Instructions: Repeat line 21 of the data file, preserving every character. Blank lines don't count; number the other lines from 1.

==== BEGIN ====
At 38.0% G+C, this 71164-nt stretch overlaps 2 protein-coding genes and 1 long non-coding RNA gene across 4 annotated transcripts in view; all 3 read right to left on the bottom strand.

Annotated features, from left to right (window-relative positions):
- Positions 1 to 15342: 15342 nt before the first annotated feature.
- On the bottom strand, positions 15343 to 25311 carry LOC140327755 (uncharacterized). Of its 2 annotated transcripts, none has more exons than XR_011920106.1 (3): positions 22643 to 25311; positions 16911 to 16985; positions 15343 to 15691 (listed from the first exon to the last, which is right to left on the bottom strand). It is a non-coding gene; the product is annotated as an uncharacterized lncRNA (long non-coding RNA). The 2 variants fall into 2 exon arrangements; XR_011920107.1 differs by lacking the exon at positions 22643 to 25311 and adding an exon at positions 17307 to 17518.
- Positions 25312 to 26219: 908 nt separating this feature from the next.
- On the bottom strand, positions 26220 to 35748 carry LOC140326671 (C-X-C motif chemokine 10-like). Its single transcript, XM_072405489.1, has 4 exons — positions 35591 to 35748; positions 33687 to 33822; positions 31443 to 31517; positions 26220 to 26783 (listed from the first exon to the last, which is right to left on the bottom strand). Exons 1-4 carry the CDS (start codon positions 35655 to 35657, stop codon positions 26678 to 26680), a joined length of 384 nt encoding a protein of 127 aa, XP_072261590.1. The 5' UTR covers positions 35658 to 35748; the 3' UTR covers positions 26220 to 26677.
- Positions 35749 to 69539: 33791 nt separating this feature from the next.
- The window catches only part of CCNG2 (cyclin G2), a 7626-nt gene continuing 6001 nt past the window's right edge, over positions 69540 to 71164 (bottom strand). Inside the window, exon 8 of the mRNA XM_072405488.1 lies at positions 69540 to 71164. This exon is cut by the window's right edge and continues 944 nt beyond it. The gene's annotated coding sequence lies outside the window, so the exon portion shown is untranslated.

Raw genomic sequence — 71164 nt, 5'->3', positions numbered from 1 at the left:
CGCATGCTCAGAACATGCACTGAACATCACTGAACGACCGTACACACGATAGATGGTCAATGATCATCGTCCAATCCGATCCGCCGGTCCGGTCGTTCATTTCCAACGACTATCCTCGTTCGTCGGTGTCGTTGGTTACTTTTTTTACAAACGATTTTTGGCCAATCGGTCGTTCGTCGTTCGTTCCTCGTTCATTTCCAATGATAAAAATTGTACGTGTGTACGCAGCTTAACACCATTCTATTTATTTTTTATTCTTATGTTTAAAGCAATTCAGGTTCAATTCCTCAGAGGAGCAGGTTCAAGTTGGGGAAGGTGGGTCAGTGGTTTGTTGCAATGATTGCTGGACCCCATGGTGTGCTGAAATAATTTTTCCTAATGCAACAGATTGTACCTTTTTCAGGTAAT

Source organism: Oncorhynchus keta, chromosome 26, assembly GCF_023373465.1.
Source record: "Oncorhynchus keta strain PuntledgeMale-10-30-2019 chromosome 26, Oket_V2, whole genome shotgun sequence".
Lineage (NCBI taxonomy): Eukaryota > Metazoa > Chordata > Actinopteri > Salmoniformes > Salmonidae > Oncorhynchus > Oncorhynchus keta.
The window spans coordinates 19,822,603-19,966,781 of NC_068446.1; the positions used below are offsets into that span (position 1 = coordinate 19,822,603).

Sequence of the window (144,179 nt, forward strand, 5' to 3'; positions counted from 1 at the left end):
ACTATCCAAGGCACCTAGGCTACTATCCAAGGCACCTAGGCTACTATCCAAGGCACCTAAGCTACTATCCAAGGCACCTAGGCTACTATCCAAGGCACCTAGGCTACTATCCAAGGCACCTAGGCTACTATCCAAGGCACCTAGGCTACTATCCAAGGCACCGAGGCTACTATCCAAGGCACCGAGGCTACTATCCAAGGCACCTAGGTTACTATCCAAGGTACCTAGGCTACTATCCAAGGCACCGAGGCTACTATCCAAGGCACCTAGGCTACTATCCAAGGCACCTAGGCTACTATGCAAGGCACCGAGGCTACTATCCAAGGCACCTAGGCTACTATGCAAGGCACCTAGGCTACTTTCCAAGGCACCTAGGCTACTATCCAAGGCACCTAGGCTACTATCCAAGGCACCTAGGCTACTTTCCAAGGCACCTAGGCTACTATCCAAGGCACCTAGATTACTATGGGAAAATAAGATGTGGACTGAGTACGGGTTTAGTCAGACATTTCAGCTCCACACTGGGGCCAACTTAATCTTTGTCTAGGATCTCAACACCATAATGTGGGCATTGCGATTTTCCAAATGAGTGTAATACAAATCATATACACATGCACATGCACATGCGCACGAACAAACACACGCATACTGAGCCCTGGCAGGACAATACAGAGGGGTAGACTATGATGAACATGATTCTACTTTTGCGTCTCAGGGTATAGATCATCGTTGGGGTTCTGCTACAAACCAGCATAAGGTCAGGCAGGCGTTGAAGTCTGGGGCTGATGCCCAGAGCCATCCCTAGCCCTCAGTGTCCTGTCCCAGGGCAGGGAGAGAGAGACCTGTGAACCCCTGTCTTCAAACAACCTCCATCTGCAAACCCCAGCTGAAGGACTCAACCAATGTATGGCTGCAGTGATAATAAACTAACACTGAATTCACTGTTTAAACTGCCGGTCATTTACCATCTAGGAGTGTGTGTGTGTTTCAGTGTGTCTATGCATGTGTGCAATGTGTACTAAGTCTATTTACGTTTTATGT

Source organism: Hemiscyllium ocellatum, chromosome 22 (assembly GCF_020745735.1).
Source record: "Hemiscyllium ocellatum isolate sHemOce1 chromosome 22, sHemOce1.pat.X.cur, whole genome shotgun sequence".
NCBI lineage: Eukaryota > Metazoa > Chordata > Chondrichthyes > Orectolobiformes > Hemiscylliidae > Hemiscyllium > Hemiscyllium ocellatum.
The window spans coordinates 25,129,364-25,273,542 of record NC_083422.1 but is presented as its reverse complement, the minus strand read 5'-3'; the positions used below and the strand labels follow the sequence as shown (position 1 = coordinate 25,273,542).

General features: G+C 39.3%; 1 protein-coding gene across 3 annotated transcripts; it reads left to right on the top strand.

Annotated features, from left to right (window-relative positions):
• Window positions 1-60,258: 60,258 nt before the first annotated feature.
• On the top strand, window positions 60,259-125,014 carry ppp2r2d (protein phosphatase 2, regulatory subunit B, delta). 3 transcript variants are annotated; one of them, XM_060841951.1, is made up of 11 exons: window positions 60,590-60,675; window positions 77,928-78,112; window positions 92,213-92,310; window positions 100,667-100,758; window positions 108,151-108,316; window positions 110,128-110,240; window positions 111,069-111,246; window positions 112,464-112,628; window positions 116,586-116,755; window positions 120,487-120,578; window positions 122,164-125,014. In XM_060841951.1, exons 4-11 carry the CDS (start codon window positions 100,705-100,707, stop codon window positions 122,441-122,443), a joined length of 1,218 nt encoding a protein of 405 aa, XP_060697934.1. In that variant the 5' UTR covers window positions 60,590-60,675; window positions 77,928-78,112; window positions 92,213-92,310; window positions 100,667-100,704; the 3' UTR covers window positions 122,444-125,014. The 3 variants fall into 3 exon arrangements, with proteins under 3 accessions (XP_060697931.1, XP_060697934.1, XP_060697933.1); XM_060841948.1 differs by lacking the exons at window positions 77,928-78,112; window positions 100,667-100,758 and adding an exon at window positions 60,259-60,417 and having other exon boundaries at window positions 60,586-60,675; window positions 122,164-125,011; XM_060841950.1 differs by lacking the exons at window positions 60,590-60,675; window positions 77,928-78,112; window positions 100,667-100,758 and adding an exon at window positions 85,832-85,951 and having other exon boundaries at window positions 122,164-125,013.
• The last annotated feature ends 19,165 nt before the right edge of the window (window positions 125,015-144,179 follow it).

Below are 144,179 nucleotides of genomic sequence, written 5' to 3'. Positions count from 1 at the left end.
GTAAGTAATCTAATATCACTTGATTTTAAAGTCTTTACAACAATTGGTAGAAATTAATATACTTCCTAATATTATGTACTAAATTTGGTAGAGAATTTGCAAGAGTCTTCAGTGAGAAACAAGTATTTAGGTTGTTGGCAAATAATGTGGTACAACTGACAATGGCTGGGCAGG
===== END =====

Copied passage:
General features: G+C 39.3%; 1 protein-coding gene across 3 annotated transcripts; it reads left to right on the top strand.